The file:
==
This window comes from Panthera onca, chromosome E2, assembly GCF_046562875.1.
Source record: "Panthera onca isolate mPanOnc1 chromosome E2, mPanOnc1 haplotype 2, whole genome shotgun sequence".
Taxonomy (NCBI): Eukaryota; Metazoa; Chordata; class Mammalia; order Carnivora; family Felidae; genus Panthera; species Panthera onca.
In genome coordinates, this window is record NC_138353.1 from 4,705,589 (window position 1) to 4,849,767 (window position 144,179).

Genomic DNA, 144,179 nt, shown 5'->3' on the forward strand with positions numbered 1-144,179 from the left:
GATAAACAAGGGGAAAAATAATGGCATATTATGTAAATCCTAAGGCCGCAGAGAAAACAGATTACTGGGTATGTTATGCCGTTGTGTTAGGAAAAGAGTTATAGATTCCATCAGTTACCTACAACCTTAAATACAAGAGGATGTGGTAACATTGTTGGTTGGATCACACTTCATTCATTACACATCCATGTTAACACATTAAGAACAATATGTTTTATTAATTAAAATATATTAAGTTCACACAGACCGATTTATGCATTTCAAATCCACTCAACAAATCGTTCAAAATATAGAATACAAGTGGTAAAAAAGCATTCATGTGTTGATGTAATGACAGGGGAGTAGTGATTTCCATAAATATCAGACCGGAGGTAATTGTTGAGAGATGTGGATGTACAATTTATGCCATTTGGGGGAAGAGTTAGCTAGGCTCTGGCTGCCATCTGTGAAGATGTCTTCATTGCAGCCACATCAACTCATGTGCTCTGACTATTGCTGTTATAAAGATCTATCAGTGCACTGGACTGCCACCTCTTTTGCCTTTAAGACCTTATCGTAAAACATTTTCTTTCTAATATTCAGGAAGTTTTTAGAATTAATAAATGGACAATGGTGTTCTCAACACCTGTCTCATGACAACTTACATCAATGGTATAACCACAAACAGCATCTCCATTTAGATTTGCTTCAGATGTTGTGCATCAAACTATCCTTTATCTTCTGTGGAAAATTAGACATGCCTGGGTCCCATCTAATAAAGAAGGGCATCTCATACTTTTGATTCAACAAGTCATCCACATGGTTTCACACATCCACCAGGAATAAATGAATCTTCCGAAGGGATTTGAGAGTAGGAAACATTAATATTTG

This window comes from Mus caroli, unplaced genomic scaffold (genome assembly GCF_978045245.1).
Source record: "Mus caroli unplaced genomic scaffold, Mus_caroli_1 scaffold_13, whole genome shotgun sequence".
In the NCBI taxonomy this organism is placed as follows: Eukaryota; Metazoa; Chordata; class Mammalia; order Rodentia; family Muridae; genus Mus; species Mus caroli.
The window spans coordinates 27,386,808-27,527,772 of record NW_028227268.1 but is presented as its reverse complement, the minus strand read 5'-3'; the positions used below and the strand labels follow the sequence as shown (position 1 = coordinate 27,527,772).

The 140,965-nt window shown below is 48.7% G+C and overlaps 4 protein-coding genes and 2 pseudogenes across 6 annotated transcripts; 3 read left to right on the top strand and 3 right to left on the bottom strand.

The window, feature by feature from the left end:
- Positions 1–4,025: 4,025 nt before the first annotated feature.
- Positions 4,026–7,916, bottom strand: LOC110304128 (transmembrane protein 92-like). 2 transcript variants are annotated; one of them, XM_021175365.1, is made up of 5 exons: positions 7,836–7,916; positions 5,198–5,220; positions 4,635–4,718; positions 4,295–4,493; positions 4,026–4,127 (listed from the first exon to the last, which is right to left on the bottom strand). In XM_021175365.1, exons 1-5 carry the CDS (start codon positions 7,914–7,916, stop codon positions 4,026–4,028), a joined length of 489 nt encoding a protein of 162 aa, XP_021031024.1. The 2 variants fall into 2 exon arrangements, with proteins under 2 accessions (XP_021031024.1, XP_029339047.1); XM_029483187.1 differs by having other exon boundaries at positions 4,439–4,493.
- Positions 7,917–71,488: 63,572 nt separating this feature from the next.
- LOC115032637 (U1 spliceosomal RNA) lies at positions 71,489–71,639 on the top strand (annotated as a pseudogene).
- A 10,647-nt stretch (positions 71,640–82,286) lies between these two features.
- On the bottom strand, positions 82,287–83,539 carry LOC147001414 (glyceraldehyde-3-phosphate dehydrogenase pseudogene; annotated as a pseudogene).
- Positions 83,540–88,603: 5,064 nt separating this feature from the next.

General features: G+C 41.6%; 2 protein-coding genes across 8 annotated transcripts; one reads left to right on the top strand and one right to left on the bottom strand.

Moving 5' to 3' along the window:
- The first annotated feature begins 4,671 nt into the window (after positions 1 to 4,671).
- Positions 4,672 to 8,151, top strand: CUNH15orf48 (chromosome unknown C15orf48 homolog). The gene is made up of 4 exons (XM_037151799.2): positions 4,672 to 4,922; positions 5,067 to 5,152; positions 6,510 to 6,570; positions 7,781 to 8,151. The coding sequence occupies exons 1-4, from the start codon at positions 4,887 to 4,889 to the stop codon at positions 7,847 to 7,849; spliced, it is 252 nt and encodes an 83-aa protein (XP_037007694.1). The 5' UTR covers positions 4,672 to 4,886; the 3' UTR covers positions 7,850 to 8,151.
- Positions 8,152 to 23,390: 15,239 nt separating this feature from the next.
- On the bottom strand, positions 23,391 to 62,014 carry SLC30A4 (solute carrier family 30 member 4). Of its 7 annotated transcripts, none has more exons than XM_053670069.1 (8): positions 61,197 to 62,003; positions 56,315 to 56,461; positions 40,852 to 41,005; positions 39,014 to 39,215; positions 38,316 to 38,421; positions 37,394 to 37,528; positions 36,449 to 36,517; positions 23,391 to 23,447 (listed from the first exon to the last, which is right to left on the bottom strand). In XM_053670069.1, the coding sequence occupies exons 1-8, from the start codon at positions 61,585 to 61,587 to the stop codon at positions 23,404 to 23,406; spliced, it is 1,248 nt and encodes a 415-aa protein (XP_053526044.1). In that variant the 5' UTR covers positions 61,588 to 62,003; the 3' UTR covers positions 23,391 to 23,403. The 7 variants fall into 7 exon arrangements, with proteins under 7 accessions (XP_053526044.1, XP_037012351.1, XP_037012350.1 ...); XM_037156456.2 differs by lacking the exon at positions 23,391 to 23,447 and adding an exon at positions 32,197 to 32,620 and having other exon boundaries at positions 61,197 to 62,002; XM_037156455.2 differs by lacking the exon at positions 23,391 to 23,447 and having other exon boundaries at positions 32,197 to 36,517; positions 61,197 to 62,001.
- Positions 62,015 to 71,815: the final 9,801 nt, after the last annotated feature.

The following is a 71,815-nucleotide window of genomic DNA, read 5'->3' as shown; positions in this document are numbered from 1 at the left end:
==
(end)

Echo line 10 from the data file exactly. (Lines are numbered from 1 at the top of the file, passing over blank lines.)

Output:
The window spans coordinates 27,386,808-27,527,772 of record NW_028227268.1 but is presented as its reverse complement, the minus strand read 5'-3'; the positions used below and the strand labels follow the sequence as shown (position 1 = coordinate 27,527,772).